Monday, June 7, 2010
474: good fences make good neighbors
There are so many interpretations of Robert Frost's "Mending Wall," that it isn't surprising one can get tangled up inside. Conservatives like to use the phrase, "Good fences make good neighbors," in relation to foreign policy, or even in honest relationship with literal neighbors.
But what did Frost mean? Yes, there is tongue-in-cheek, a sweet humor in his poem, but there's also that undertone that Brende brought to Better Off, which was how mutual work can bring forth community. I prefer to consider this interpretation when I look out my window at the newly-erected six foot fence ringing our yard; last weekend, I was able to peer out the window, alongside Zephyr, and watch as my husband bonded with our former neighbor. We hired him for the project and Ryan certainly could have stayed indoors, in the air conditioning, sipped his beer, futzed on his computer, but he chose to be outdoors, to turn his forehead red as he knelt in the grass and did the entire row of bottom screws.
The fence is sturdy because our dogs burst through the old one on a regular basis. It was patched together in an embarrassing way--little boards found in the garage, mismatched and facing odd directions, holding the rotten wood together. At four feet, Zeph was capable of barreling his weight into the fence, barking and, thanks to a little trick we've taught him, fully capable of frightening the passers-by at his leaping powers.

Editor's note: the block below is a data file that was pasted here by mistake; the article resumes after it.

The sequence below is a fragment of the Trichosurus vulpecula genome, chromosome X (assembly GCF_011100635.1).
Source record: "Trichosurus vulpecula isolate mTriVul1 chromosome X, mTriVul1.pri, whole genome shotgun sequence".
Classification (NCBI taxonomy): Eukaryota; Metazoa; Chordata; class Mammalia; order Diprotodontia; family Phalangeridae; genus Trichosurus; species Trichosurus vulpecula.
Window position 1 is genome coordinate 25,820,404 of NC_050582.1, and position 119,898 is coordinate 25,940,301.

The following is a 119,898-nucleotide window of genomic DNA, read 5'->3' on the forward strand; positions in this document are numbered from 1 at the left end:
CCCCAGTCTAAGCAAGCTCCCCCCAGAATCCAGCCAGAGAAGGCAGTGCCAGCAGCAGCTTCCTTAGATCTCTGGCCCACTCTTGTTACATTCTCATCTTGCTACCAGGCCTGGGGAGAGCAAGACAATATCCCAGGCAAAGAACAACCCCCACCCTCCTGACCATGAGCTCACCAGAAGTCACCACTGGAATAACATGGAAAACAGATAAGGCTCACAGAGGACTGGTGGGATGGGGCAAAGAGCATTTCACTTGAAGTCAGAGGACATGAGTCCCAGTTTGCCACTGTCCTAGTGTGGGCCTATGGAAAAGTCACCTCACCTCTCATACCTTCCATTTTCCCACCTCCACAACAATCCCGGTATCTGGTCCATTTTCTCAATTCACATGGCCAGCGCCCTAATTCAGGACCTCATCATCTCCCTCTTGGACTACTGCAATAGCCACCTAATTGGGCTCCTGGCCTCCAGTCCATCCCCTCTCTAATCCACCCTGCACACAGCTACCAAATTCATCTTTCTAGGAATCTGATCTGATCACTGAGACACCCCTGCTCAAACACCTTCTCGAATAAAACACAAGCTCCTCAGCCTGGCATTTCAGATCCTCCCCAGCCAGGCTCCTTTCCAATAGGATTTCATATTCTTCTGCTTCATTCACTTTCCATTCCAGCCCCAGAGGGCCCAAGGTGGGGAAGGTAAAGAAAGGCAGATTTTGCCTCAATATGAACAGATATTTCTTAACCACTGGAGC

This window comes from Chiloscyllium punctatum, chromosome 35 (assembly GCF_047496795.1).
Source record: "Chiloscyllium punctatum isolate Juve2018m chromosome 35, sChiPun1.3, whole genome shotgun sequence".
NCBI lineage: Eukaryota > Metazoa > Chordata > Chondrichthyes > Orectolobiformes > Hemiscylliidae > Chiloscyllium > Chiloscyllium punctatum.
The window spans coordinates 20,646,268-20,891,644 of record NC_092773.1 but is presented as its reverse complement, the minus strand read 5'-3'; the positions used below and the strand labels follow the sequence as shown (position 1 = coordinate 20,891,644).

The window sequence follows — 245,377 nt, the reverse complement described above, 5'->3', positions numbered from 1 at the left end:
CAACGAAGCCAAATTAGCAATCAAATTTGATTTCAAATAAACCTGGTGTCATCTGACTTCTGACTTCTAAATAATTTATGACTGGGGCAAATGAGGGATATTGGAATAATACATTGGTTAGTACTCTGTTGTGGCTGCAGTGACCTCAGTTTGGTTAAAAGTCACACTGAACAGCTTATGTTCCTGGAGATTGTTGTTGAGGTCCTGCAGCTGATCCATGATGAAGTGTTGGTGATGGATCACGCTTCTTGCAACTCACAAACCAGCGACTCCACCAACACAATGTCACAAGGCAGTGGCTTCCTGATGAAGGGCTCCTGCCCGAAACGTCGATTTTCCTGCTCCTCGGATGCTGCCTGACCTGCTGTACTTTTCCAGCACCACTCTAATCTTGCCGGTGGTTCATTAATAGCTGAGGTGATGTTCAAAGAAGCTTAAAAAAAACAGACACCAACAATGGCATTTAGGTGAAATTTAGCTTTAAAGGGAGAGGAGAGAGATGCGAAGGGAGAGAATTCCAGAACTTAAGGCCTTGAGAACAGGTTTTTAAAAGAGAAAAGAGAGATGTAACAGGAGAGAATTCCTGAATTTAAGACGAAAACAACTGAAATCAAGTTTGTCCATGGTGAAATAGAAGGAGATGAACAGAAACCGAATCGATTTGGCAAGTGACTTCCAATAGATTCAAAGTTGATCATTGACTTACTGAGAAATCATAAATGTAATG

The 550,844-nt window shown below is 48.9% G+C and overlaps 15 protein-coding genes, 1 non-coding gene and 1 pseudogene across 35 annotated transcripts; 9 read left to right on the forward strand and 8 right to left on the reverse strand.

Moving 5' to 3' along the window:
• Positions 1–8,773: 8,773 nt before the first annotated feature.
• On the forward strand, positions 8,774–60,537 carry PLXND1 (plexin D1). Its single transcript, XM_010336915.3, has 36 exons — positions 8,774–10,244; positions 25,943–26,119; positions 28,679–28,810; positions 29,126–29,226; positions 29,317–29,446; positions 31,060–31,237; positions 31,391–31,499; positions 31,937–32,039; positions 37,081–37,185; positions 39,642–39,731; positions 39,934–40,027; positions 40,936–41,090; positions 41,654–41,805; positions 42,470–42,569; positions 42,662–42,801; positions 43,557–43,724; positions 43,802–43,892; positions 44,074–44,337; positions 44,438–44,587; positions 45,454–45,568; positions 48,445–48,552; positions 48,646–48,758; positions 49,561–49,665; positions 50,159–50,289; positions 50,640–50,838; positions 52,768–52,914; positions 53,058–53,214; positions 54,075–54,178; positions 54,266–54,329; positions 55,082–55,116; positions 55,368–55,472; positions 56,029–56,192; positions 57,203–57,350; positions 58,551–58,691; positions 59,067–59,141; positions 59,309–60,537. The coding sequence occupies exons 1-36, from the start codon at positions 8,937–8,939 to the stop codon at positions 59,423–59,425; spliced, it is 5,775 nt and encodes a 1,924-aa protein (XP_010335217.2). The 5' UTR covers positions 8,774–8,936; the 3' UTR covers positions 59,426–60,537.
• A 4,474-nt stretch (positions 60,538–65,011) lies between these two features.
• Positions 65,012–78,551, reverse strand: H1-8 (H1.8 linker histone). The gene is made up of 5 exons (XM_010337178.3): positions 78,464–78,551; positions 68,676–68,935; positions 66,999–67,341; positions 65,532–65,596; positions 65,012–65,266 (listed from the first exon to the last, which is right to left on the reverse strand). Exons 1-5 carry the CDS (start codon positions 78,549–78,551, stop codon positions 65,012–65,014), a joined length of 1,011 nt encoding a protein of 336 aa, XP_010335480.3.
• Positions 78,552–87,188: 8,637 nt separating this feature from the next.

It's also six feet tall because we live in a fishbowl, and this hermit needed some privacy. We're on the corner of a four-way stop, a little playground kitty-corner, a popular route to the ball park. Our neighbors peer over in spring, criticize, gossip; not all, of course, but enough that I wanted to pull the comforter over my head and never venture outdoors. I don't mind that my garden gets a little weedy after several days of rain, or that our dogs tear patches in the dirt. I don't mind lying about in the grass on a blanket, reading in the afternoon sun. But I don't want to be peered at while doing so behind twitchy curtains. In this sense, the misinterpretation of Frost comes into place--this boundary, this selfish hoarding of land that isn't really mine to begin with, this belongs-to-me attitude rears its ugly head. I love when neighbors are good friends, when we have bonfires and share beer, but I've always been overly sensitive to criticism, a deep, deep weakness of mine, which can be damaging to a place that is, in many senses, sacred and beautiful.